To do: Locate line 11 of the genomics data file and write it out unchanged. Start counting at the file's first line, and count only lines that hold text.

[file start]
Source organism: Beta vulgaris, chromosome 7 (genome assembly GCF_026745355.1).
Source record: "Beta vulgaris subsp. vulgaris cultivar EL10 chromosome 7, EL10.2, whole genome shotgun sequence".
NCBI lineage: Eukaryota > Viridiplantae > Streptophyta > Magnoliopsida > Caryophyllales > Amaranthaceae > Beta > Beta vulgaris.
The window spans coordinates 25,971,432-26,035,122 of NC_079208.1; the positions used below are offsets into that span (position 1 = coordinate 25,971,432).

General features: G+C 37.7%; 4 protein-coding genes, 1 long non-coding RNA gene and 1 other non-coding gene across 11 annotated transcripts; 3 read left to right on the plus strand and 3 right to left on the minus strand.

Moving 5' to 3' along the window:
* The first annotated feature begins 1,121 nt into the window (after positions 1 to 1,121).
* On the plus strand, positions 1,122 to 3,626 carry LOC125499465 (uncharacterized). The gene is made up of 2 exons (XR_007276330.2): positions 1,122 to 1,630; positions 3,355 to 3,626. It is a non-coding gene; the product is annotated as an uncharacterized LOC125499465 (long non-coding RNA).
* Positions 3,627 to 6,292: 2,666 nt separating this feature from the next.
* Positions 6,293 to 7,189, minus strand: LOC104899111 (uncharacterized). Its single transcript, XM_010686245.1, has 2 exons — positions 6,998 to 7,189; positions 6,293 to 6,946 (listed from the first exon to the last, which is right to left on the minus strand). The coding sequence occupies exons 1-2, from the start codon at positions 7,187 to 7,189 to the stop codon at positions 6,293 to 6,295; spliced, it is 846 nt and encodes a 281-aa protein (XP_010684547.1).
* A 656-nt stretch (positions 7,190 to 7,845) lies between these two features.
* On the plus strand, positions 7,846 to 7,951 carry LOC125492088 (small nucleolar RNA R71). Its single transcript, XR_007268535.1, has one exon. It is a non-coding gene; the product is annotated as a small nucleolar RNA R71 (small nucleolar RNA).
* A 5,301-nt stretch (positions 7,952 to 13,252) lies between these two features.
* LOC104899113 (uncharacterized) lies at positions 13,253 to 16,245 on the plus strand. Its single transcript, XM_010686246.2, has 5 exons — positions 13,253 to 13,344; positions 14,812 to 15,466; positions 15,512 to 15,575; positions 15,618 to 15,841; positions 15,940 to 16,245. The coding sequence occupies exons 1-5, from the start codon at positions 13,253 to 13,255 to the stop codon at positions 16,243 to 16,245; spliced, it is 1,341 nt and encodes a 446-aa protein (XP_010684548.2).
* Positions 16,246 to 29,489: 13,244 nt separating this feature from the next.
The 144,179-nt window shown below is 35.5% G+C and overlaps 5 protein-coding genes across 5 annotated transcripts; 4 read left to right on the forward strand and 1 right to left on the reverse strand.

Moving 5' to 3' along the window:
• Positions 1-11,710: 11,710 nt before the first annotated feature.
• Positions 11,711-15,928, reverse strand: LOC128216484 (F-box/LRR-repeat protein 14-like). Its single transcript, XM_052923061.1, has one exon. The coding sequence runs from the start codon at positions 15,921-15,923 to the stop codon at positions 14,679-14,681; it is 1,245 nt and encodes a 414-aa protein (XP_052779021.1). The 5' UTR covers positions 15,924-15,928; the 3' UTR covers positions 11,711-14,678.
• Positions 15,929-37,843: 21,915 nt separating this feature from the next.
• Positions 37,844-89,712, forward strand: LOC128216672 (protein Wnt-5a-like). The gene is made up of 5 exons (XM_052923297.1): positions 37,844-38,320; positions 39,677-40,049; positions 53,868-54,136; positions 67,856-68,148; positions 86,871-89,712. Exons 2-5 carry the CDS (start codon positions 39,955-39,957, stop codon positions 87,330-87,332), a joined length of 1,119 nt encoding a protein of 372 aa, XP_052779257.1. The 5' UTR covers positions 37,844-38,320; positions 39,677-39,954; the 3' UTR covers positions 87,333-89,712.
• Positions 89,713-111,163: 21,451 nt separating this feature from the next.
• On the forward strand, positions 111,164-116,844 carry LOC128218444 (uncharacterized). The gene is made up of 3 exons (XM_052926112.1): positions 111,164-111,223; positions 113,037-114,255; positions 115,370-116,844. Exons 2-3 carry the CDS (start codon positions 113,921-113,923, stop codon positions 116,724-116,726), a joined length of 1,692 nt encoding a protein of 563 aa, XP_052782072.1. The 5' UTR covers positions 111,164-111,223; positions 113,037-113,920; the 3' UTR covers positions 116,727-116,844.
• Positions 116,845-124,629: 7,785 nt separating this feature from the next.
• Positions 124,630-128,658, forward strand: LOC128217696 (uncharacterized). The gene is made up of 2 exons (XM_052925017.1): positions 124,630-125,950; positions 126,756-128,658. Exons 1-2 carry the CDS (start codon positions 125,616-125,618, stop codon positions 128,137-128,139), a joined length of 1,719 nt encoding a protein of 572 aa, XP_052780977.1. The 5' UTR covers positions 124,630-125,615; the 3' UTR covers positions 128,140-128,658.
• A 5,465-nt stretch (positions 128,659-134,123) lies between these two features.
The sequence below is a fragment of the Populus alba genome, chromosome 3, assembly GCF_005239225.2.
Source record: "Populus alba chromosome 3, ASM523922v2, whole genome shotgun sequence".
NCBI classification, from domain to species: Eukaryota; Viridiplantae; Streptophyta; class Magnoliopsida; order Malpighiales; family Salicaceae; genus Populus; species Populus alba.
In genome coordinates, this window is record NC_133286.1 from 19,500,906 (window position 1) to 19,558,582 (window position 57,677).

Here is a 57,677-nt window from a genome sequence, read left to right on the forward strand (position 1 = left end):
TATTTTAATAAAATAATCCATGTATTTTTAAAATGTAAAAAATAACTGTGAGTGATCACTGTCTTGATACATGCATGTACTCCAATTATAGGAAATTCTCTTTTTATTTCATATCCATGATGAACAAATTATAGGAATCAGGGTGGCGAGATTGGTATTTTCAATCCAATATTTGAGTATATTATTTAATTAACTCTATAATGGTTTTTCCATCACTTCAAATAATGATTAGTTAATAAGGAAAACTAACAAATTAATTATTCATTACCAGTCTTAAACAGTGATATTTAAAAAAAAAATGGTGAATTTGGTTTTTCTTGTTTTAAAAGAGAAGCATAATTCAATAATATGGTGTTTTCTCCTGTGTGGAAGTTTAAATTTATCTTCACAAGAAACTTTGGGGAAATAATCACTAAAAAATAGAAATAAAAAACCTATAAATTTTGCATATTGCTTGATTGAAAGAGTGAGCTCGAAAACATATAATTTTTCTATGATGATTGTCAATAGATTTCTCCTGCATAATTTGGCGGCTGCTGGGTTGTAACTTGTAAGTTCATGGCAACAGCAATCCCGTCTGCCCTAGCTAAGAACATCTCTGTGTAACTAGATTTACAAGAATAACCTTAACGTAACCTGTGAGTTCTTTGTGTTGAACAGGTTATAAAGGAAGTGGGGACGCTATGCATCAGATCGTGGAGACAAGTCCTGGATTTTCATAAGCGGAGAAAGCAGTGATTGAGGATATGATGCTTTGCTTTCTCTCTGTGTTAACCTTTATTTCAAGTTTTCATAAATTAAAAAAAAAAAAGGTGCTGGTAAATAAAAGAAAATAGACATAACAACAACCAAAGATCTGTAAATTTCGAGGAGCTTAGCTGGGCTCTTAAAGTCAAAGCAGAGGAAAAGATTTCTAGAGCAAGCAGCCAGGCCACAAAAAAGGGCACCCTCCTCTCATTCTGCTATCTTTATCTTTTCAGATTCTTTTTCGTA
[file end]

* A 656-nt stretch (positions 7,190 to 7,845) lies between these two features.